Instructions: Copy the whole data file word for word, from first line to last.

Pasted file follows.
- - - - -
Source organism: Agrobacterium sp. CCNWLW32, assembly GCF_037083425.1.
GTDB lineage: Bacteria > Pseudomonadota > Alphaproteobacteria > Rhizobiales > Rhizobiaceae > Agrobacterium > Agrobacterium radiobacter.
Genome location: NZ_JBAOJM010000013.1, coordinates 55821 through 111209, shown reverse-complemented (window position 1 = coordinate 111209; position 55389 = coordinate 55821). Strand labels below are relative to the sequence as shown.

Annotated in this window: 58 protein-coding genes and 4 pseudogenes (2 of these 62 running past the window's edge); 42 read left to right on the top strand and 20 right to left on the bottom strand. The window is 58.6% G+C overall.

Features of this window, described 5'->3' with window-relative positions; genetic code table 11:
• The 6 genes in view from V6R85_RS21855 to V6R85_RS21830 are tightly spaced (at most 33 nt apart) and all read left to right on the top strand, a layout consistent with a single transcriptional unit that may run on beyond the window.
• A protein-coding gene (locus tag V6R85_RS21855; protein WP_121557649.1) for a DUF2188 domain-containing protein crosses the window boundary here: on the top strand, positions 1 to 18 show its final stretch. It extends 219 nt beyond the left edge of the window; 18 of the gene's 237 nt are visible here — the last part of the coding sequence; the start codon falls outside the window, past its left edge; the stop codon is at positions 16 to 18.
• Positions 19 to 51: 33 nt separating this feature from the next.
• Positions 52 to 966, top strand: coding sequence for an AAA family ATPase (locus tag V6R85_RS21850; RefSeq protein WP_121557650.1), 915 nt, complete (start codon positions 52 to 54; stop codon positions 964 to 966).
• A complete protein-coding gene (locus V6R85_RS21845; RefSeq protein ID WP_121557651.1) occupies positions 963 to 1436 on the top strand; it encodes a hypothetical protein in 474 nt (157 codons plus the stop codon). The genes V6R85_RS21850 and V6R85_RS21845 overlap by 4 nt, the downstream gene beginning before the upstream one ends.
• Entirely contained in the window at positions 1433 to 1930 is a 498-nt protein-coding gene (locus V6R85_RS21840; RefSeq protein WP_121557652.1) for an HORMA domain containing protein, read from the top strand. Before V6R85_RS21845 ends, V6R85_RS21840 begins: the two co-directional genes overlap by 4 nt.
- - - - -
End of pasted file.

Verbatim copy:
Source organism: Agrobacterium sp. CCNWLW32, assembly GCF_037083425.1.
GTDB lineage: Bacteria > Pseudomonadota > Alphaproteobacteria > Rhizobiales > Rhizobiaceae > Agrobacterium > Agrobacterium radiobacter.
Genome location: NZ_JBAOJM010000013.1, coordinates 55821 through 111209, shown reverse-complemented (window position 1 = coordinate 111209; position 55389 = coordinate 55821). Strand labels below are relative to the sequence as shown.

Annotated in this window: 58 protein-coding genes and 4 pseudogenes (2 of these 62 running past the window's edge); 42 read left to right on the top strand and 20 right to left on the bottom strand. The window is 58.6% G+C overall.

Features of this window, described 5'->3' with window-relative positions; genetic code table 11:
• The 6 genes in view from V6R85_RS21855 to V6R85_RS21830 are tightly spaced (at most 33 nt apart) and all read left to right on the top strand, a layout consistent with a single transcriptional unit that may run on beyond the window.
• A protein-coding gene (locus tag V6R85_RS21855; protein WP_121557649.1) for a DUF2188 domain-containing protein crosses the window boundary here: on the top strand, positions 1 to 18 show its final stretch. It extends 219 nt beyond the left edge of the window; 18 of the gene's 237 nt are visible here — the last part of the coding sequence; the start codon falls outside the window, past its left edge; the stop codon is at positions 16 to 18.
• Positions 19 to 51: 33 nt separating this feature from the next.
• Positions 52 to 966, top strand: coding sequence for an AAA family ATPase (locus tag V6R85_RS21850; RefSeq protein WP_121557650.1), 915 nt, complete (start codon positions 52 to 54; stop codon positions 964 to 966).
• A complete protein-coding gene (locus V6R85_RS21845; RefSeq protein ID WP_121557651.1) occupies positions 963 to 1436 on the top strand; it encodes a hypothetical protein in 474 nt (157 codons plus the stop codon). The genes V6R85_RS21850 and V6R85_RS21845 overlap by 4 nt, the downstream gene beginning before the upstream one ends.
• Entirely contained in the window at positions 1433 to 1930 is a 498-nt protein-coding gene (locus V6R85_RS21840; RefSeq protein WP_121557652.1) for an HORMA domain containing protein, read from the top strand. Before V6R85_RS21845 ends, V6R85_RS21840 begins: the two co-directional genes overlap by 4 nt.